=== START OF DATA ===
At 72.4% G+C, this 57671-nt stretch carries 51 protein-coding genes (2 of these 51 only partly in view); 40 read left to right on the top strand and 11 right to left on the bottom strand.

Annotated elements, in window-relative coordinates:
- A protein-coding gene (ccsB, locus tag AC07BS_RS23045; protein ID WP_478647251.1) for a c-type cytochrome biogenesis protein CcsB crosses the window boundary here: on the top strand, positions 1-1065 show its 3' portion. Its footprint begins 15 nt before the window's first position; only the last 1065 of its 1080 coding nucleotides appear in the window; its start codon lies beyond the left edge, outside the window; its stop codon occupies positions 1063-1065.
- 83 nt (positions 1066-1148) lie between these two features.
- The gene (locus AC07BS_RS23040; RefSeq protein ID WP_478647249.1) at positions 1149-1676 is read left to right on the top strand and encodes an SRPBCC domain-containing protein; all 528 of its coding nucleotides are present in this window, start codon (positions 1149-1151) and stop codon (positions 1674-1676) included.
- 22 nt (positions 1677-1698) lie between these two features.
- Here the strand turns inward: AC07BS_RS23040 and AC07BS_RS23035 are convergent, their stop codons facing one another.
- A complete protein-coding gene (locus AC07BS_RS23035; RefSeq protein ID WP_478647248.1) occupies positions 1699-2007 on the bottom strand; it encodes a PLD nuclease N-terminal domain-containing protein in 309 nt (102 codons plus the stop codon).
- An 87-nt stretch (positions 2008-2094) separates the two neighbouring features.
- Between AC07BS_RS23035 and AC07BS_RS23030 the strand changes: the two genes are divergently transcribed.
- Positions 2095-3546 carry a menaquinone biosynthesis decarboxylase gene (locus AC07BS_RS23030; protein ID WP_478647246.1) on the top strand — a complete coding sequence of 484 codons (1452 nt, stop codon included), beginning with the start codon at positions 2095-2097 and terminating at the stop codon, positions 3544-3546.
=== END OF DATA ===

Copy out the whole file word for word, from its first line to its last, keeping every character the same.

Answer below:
At 72.4% G+C, this 57671-nt stretch carries 51 protein-coding genes (2 of these 51 only partly in view); 40 read left to right on the top strand and 11 right to left on the bottom strand.

Annotated elements, in window-relative coordinates:
- A protein-coding gene (ccsB, locus tag AC07BS_RS23045; protein ID WP_478647251.1) for a c-type cytochrome biogenesis protein CcsB crosses the window boundary here: on the top strand, positions 1-1065 show its 3' portion. Its footprint begins 15 nt before the window's first position; only the last 1065 of its 1080 coding nucleotides appear in the window; its start codon lies beyond the left edge, outside the window; its stop codon occupies positions 1063-1065.
- 83 nt (positions 1066-1148) lie between these two features.
- The gene (locus AC07BS_RS23040; RefSeq protein ID WP_478647249.1) at positions 1149-1676 is read left to right on the top strand and encodes an SRPBCC domain-containing protein; all 528 of its coding nucleotides are present in this window, start codon (positions 1149-1151) and stop codon (positions 1674-1676) included.
- 22 nt (positions 1677-1698) lie between these two features.
- Here the strand turns inward: AC07BS_RS23040 and AC07BS_RS23035 are convergent, their stop codons facing one another.
- A complete protein-coding gene (locus AC07BS_RS23035; RefSeq protein ID WP_478647248.1) occupies positions 1699-2007 on the bottom strand; it encodes a PLD nuclease N-terminal domain-containing protein in 309 nt (102 codons plus the stop codon).
- An 87-nt stretch (positions 2008-2094) separates the two neighbouring features.
- Between AC07BS_RS23035 and AC07BS_RS23030 the strand changes: the two genes are divergently transcribed.
- Positions 2095-3546 carry a menaquinone biosynthesis decarboxylase gene (locus AC07BS_RS23030; protein ID WP_478647246.1) on the top strand — a complete coding sequence of 484 codons (1452 nt, stop codon included), beginning with the start codon at positions 2095-2097 and terminating at the stop codon, positions 3544-3546.